I’m writing this from the second general session of the National Performing Arts Convention, which features an address from Jim Collins, author of Good to Great. Collins is a former professor at the Stanford Graduate School of Business and has a book that came out a couple of years ago called Good to Great and the Social Sectors.
- Who knew, he’s a new music fan! He’s talking about how he was just at the Ojai Music Festival and became totally transfixed by an opera and Steve Reich’s Drumming (strange to think that I have friends who were involved with that performance). Later he name-drops Tan Dun.
- “An America without great performances would be impoverished, no matter what our GNP.” Jim Collins said it, so it must be true, right? I have to hand it to him, he knows how to give a speech. Feels a little like a stump address, but he’s a performer for sure.
- Apparently the #1 performing stock among all publicly traded stocks from 1972-2002 is Southwest Airlines. I suspect this might involve some cherry-picking of dates (what’s the best-performing stock from 1972-2008?), but it’s still surprising given the industry. He’s trying to make the point that choices have more significance than circumstances.
- He says that the answer to the performing arts field’s problems is not to become more like a business. He’s making the point that there’s mediocrity in all fields (yes!) and that just because a practice or habit comes from the corporate world doesn’t mean it’s better. The important difference (as he puts it) is between “good” and “great” and the key factor is a culture of discipline. Momentum takes a long time to build, even for so-called “overnight successes.”
- Hammering home that we each need to think about our own role in this puzzle, not just sit back and say to ourselves, “yeah, we should totally change the way we do things as a field” and then assume that other people will take care of it. Applicable to any desirable social outcome. That said, his insistence on calling us the “performance arts” is a little grating.
- Now saying that concentrated executive power, as we seen in companies, is actually the special case, not the general case. In the social sector and in society at large, it’s much more common to see diffuse power maps in which many parties have enough negative power to kill action. So the most effective leader (a “Level 5” leader in his taxonomy) in the social sector is not the one who can just make the right decisions, but the one who can create the conditions in which the right decisions can happen. In other words, a facilitator more than a despot. Man, maybe I need to read this book.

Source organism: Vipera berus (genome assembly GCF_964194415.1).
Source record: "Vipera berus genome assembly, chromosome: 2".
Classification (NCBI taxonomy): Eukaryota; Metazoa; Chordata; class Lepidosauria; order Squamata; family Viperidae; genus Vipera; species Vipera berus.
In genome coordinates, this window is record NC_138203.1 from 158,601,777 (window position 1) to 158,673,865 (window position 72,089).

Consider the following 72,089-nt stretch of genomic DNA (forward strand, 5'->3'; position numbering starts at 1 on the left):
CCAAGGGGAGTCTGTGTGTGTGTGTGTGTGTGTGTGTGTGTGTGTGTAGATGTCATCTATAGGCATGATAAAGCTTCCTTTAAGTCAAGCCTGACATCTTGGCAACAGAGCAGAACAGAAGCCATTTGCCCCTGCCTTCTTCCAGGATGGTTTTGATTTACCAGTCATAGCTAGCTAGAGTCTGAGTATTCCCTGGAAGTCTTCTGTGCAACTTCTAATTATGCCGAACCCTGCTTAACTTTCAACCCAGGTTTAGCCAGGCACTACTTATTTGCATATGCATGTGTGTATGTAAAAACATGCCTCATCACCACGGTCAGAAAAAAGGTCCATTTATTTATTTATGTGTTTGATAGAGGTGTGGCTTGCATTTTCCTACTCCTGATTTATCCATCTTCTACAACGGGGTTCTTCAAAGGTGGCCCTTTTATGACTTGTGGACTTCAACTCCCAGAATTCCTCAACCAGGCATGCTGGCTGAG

- Since money is merely a necessary input to the social sector, rather than a signal of success, Collins suggests a hybrid approach to measuring impact in the social sector, particularly in the performing arts. He likens it to a trial: building a case for impact, using a mix of quantitative and qualitative factors. “Thou art guilty of great results!”
- Points out the differences between values and practices. Practices can change, values cannot. As much as traditions are revered, they are not values, they are practices. The challenge is to adapt by changing practices while holding values constant.
Occasional over-the-top motivational speaker moments aside, a good speech and a good session. Later, I attended seven different panels for about fifteen minutes each thanks to NPAC’s inexplicable decision to pack all of the four-day conference’s dozens of breakout sessions into one three-hour period. My divide-and-conquer strategy wasn’t all that successful, since I only caught little bits of each event and couldn’t manage much context from it. The most interesting sessions I saw were “The Not-So Distant Horizon” featuring Artsjournal.com‘s Douglas McLennan and “futurist” David S. McIntosh and “Stop Taking Attendance and Start Measuring the Intrinsic Impact of Your Programs” with WolfBrown and officials from the Clarice Smith Center at the University of Maryland. The former attempted to put in one place all of the broad cultural trends affecting the performing arts, while the latter demonstrated a novel approach to measuring emotional and spiritual impact by borrowing techniques from psychological research.